In addition to building a synagogue on this land, a ritual bathhouse, or mikveh, was also built; the first in the entire region, in which the sanctity and purity of the daughters of Israel relies. The Chofetz Chaim z''l said that it is preferable to build a mikveh than to build a synagogue, for the mikveh spring is a source of purity
for the Children of Israel and a symbol of the covenant between us and our
Father in Heaven.
Construction of a Mikvah demands rare talents, it is sufficient that
construction of a Mikvah requires extensive knowledge of the laws
of ritual baths, a knowledge that did not lie within the community. After
much searching we found the right person to engage the holy task,
Rabbi Gershon Grossbaum.
Rabbi Gershon Grossbaum built dozens, if not hundreds of ritual baths throughout the world. Once we established contact and expressed to him our need for a mikveh in our Community, he immediately took on the task.
Building a mikveh in our area required wisdom and extensive knowledge in construction. One memorable instance we had was while digging a hole for the mikveh. Since the entire island is surrounded by water, as soon as the construction workers began digging, the entire hole began to fill up with seawater, which made it impossible to begin casting the concrete. Until one of the workers figured out a way to overcome the problem, "And He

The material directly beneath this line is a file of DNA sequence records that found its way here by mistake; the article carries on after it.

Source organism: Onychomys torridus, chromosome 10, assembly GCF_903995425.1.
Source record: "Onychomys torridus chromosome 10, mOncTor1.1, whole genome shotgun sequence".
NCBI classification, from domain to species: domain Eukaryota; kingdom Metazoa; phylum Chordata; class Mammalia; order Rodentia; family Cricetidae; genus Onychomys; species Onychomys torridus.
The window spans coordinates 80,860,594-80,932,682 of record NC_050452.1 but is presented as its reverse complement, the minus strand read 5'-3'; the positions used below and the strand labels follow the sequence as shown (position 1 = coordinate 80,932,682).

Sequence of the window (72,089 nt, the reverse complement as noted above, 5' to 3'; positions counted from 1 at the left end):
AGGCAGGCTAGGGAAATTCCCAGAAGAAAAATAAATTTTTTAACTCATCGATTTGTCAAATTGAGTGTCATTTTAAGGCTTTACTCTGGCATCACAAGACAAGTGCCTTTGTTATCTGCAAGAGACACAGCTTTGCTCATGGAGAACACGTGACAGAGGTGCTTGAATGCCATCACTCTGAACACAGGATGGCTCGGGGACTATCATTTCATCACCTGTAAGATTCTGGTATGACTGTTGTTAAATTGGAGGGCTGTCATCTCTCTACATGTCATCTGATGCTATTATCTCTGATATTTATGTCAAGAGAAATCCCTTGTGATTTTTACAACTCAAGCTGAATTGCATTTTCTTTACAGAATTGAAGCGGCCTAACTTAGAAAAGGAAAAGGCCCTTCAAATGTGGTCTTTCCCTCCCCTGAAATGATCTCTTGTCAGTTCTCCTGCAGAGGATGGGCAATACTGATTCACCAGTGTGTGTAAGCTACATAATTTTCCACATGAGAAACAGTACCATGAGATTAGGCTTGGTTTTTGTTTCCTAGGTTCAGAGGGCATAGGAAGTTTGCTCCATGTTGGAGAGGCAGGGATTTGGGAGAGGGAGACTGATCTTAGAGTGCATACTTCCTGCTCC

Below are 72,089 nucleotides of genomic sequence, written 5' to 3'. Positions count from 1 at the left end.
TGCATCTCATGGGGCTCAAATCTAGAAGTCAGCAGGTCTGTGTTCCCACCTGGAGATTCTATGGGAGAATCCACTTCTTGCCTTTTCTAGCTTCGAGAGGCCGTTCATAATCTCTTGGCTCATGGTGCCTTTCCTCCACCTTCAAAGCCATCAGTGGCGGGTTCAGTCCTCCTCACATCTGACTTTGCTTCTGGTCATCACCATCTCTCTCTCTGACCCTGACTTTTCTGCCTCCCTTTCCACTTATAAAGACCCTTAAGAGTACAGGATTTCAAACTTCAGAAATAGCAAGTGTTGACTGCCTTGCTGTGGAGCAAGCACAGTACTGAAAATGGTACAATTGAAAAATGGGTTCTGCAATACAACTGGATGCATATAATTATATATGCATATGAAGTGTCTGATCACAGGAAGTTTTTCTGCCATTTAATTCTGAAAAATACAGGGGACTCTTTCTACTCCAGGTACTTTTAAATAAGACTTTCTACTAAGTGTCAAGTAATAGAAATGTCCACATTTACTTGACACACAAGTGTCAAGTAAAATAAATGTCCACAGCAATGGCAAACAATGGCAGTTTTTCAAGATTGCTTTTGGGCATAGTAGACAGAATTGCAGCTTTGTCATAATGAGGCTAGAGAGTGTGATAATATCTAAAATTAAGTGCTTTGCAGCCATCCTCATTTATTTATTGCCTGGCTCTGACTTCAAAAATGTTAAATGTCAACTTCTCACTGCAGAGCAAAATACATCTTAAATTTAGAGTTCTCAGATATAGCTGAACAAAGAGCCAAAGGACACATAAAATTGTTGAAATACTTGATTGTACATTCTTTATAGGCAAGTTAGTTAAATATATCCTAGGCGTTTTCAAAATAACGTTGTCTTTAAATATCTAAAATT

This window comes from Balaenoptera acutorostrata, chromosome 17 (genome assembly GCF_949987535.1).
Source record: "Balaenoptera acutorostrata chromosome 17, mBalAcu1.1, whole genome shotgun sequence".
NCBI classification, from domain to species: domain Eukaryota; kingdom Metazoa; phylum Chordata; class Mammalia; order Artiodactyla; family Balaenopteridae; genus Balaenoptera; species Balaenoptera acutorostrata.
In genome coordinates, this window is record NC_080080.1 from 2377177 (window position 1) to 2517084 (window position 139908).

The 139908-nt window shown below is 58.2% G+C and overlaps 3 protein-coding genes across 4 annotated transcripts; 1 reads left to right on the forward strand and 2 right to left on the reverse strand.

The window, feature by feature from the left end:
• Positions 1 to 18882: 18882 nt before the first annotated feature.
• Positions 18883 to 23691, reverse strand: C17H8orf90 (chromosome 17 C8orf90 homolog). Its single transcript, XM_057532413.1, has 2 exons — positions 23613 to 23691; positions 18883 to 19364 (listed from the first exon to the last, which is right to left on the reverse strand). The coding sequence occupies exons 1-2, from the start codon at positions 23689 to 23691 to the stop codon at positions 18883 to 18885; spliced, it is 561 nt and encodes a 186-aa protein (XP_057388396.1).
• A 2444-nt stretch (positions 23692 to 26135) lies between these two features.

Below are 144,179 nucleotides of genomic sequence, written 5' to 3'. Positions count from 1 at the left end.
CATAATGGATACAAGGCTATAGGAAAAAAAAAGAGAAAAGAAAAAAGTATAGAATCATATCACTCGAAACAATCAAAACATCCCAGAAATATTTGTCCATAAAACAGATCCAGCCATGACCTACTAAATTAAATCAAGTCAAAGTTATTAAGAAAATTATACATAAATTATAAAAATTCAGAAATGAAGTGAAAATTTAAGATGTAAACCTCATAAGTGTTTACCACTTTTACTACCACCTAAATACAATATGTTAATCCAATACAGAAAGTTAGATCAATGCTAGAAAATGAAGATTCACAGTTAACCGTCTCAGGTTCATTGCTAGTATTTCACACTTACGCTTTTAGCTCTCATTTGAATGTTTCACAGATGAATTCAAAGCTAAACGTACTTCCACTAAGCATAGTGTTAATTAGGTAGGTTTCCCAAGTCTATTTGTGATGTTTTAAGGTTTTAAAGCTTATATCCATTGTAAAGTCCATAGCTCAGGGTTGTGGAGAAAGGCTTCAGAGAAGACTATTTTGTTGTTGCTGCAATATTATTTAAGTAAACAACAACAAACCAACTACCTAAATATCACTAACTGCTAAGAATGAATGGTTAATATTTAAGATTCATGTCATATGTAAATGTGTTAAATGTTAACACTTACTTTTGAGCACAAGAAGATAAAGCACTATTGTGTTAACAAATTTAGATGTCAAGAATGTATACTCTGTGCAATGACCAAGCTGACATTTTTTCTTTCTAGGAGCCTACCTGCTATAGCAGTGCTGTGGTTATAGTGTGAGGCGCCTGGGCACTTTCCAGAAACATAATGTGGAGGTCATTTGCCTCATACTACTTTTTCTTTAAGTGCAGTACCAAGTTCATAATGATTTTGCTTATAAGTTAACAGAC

imbued him with the spirit of G-d, with wisdom, with insight, and
with knowledge, and with [talent for] all manner of craftsmanship"
(Exodus 35:31) Rabbi Gershon Grossbaum quickly rushed to the
hardware store and purchased stones and a perforated plastic bucket, and
ordered a tractor to the area and instructed him to dig to the side of the
mikveh cistern, a deeper hole. When the tractor finished digging the hole,
something miraculous suddenly occurred- all of the water from the mikveh
cistern drained into the second hole at its side. The Rabbi placed the
perforated plastic bucket in the middle of the hole dug by the tractor and inside
that bucket he placed a water pump. The bucket was surrounded with the stones he had purchased, by doing so- the water that entered into the bucket was clean. The stones were utilized as a filter so that sand would not clog up the pump whose function was to remove the water. Everyone present, including construction engineers, stood amazed at the Rabbi's great shrewdness. It was a most unordinary sight; to witness the Rabbi direct and explain to construction workers the manner of building the mikveh in fine detail.
Informative material can be located at the mikveh, from which each woman can learn about the great importance of immersing for a daughter of Israel, as well as the impact of immersion on building the Jewish Home.
Furthermore, every woman that arrives to the mikveh has at her access
a high quality, fully equipped bathroom, which addresses to all of her needs,
in terms of both religious law and an aesthetic standpoint. It should be
mentioned that this is the only mikveh of such, within a radius of 500 miles.
Rabbi Akiva said: Happy are you Israel- before whom do you purify yourselves? Who purifies you? Your Father in Heaven, for it says, "And I will sprinkle pure water upon you, and you will be pure" (Ezekiel 36:25) and says: "The Mikveh of Israel is HASHEM" (Jeremiah 17:13) For Just as a mikveh purifies the impure, so does HASHEM purify the Jewish People. (Mishna, Tractate Yoma 83)